A freer market for televised college games? Football's other controversy
At first it looked as if fans of TV football were getting tackled from both sides.
First, millions decided to endure rerun movies and mow the lawn again while they waited for the professional football strike to end.
Then, the future of televised college football got tossed up for grabs by a federal district court judge in Oklahoma who called a penalty on the National Collegiate Athletic Association's exclusive control of lucrative TV contracts. The suit against the NCAA was brought by the University of Oklahoma board of regents and the athletic association of the University of Georgia.
Following that decision, the ''deregulation'' of college football was starting to look like a free-for-all. At stake: more than $280 million in contracts with television networks over the next few years and possibly the future of college and high-school football, as the NCAA tells it.
The NCAA appealed the ruling to the US court of appeals in Denver. On Sept. 22, that panel threw a block on the lower court's ruling, essentially allowing the NCAA to retain control over TV football contracts until its appeal can be heard in mid-November - just as football season ends.
The original ruling accused the NCAA of monopolizing and therefore stifling the competitive growth of televised college football by wielding ''almost absolute control over the supply of college football.'' It also found the multi-million dollar TV contracts in violation of federal antitrust laws and abruptly cancelled them. This threw into question what games would be televised this year.
The networks lost no time. ABC, CBS, and the cabled Turner Broadcasting System (TBS) scrambled to strike individual deals with schools to air games. Under the ruling, each school could negotiate instead of funneling all televised college football games through a NCAA-network contract.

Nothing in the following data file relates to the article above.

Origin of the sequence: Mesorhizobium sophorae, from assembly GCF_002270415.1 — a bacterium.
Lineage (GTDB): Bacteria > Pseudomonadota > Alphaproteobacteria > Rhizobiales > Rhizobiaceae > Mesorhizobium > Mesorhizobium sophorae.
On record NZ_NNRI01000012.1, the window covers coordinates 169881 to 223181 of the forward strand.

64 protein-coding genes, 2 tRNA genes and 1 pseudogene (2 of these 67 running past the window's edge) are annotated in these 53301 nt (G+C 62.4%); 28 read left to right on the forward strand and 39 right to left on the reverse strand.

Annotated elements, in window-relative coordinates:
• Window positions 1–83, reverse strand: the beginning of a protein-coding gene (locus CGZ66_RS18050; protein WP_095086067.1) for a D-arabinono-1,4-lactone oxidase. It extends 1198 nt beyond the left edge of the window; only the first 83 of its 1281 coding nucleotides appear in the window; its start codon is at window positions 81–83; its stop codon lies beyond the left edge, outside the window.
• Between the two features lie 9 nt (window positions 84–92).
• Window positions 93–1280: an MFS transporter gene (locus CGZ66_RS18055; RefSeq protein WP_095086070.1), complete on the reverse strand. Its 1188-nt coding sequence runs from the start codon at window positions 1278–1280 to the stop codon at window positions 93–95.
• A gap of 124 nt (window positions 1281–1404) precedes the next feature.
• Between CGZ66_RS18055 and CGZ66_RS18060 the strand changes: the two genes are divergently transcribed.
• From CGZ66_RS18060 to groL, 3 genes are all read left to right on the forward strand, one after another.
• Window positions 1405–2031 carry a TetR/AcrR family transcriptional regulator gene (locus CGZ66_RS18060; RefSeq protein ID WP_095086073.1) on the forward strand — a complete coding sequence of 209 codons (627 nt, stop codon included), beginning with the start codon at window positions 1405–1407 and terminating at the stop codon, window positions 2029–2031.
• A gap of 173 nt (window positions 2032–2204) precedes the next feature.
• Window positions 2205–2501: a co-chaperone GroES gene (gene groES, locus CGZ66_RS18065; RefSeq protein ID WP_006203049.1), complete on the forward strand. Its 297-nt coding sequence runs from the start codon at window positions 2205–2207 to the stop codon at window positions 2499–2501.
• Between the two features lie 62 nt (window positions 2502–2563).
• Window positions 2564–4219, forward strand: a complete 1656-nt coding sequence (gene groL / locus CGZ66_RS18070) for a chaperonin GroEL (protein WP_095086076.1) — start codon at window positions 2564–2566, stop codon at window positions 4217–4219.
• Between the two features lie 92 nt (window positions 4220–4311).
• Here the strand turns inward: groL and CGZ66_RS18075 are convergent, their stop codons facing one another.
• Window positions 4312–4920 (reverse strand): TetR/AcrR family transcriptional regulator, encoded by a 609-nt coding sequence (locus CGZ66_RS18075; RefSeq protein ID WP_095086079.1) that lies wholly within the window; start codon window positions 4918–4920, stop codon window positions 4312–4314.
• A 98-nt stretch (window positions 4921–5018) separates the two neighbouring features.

Independent broadcasters also rushed to fill the TV football vacuum. Before the appeals court in Denver had time to block the earlier ruling, giving the NCAA a temporary victory, Oklahoma City TV station KOCO had snared the Sept. 25 face-off between Oklahoma and the University of Southern California, outbidding NBC. The station agreed to pay $250,000 to the schools. KOCO linked up with the national advertising sales firm, Katz Communications, to pull together a loosely formed independent network to carry the game across the country - and sold out the commercial spots.
The prospect of televising the weekend game vanished with the court ruling. In a further development, the networks are negotiating with various schools through the NCAA for Sunday games to fill the void left by the NFL strike.
Jim Schaffer of the NCAA says the original ruling would change the face of college football. ''A lot of protective measures were built in (the NCAA control of broadcast rights) . . . and this will hurt some small schools,'' he says. NCAA rules limit the number of games a school can have broadcast in a season.
''Now you could have a couple of teams dominating TV appearances,'' he says. ''All the big football schools would get all the TV deals.''
The NCAA, in its plea for the temporary reprieve, warned not only of danger to college football, but to other college sports that are often financed by the income earned from televised football. The NCAA also predicted harm to high school football, which is now protected by NCAA rules that protect attendence at Friday night high school games by prohibiting the broadcast of college games then.
However, in the original ruling on the case, Judge Juan Burciaga stated that ''the evidence is clear that local broadcasts of college football would occur far more frequently were it not for the NCAA controls. . . .''
Schaffer agrees that if Judge Burciaga's ruling is upheld, TV viewers will probably have a lot more college games to choose from, because there will likely be more local and independent coverage of local teams.